|Role in the Program
|Host, Short-term Research Internships 2022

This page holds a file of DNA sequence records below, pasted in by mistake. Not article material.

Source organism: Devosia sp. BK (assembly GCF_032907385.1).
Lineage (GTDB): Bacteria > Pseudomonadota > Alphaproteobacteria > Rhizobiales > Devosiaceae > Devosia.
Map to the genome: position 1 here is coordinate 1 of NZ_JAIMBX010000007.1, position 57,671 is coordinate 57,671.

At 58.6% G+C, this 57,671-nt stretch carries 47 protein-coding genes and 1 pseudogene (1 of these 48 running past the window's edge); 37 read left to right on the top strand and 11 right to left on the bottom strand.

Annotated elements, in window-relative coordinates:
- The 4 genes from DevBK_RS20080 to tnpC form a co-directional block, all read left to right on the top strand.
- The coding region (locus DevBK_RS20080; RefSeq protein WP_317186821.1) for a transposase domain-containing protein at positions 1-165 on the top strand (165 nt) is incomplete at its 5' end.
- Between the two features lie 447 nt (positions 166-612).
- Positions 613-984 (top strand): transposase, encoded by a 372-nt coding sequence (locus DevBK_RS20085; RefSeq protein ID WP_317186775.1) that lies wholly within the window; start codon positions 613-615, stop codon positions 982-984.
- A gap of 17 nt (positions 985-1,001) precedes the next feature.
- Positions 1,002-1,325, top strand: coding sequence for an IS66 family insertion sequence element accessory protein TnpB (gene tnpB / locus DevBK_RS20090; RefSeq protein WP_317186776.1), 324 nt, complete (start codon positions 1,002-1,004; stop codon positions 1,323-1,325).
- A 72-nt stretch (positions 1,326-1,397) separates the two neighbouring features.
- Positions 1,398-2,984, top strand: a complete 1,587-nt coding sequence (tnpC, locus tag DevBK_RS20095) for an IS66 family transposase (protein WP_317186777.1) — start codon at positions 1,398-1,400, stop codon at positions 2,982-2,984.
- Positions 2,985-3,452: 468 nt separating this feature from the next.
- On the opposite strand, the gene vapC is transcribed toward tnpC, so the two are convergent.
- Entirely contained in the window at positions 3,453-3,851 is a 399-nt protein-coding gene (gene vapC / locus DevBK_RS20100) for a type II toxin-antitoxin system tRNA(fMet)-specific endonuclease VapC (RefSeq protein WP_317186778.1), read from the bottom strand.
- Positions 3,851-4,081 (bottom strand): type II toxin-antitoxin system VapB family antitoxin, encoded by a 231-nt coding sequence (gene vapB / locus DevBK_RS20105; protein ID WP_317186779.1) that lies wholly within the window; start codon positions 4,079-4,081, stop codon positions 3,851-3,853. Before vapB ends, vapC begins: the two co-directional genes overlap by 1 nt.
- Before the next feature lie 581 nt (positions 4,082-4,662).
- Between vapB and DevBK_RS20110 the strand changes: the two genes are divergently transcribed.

Dr. Filippo Mangolini completed his university studies in Materials Science and Engineering at Polytechnic University of Milan (Milan, Italy) in 2006, obtaining a Master’s degree with honors. He then received his Ph.D. in Materials Science at the Swiss Federal Institute of Technology (ETH Zurich, Switzerland). His Ph.D. work focused on the study of the surface reactivity of environmentally-compatible lubricant additives. This involved the development of a novel in situ analytical technique based on infrared spectroscopy for investigating oil/substrate interfaces. Upon completion of his Ph.D. in 2011, Filippo received a Swiss National Science Foundation Postdoctoral Fellowship and moved to the University of Pennsylvania (Philadelphia, USA), where he developed one of the first few laboratory-based environmental X-ray photoelectron spectrometers (E-XPS). The instrument allowed him to investigate in situ the thermally-induced structural evolution of amorphous carbon surfaces. While at the University of Pennsylvania, Filippo was awarded a Marie Curie International Outgoing Fellowship for Career Development, which allowed him to subsequently move to Ecole Centrale de Lyon (France). During his Marie Curie fellowship, Filippo developed a fundamental understanding of the mechano-chemistry of solid and liquid lubricants using both in situ and ex situ surface-analytical techniques. Between 2015 and 2017, Filippo was a University Academic Fellow at the University of Leeds (UK), where his work focused on the investigation of the surface reactivity of advanced lubricants. In February 2016, Filippo was the recipient of a Marie Curie Individual Fellowship. In January 2018 Filippo joined the University of Texas at Austin as Assistant Professor in the Department of Mechanical Engineering, Materials Science and Engineering Program. The overarching goal of his research at UT Austin is to develop a physically-based understanding of the structural transformations and chemical reactions occurring on material surfaces and at solid/solid, solid/liquid interfaces under extreme environments and conditions far from equilibrium.